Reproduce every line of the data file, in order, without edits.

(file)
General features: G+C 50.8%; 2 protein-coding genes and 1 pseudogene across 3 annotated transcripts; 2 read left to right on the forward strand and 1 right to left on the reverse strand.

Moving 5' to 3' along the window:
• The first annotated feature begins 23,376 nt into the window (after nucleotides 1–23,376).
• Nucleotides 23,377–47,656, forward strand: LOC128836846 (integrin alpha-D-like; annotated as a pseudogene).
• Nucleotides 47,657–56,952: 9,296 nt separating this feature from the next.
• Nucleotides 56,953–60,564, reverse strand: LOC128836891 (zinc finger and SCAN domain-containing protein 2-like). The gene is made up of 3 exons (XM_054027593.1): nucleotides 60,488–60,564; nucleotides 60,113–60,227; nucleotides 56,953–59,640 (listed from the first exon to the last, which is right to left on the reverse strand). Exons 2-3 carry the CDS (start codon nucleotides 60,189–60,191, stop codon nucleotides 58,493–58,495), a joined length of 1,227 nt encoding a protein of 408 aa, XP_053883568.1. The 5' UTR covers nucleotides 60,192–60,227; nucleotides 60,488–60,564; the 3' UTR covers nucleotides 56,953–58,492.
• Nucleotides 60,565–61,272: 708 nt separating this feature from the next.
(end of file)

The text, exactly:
General features: G+C 50.8%; 2 protein-coding genes and 1 pseudogene across 3 annotated transcripts; 2 read left to right on the forward strand and 1 right to left on the reverse strand.

Moving 5' to 3' along the window:
• The first annotated feature begins 23,376 nt into the window (after nucleotides 1–23,376).
• Nucleotides 23,377–47,656, forward strand: LOC128836846 (integrin alpha-D-like; annotated as a pseudogene).
• Nucleotides 47,657–56,952: 9,296 nt separating this feature from the next.
• Nucleotides 56,953–60,564, reverse strand: LOC128836891 (zinc finger and SCAN domain-containing protein 2-like). The gene is made up of 3 exons (XM_054027593.1): nucleotides 60,488–60,564; nucleotides 60,113–60,227; nucleotides 56,953–59,640 (listed from the first exon to the last, which is right to left on the reverse strand). Exons 2-3 carry the CDS (start codon nucleotides 60,189–60,191, stop codon nucleotides 58,493–58,495), a joined length of 1,227 nt encoding a protein of 408 aa, XP_053883568.1. The 5' UTR covers nucleotides 60,192–60,227; nucleotides 60,488–60,564; the 3' UTR covers nucleotides 56,953–58,492.
• Nucleotides 60,565–61,272: 708 nt separating this feature from the next.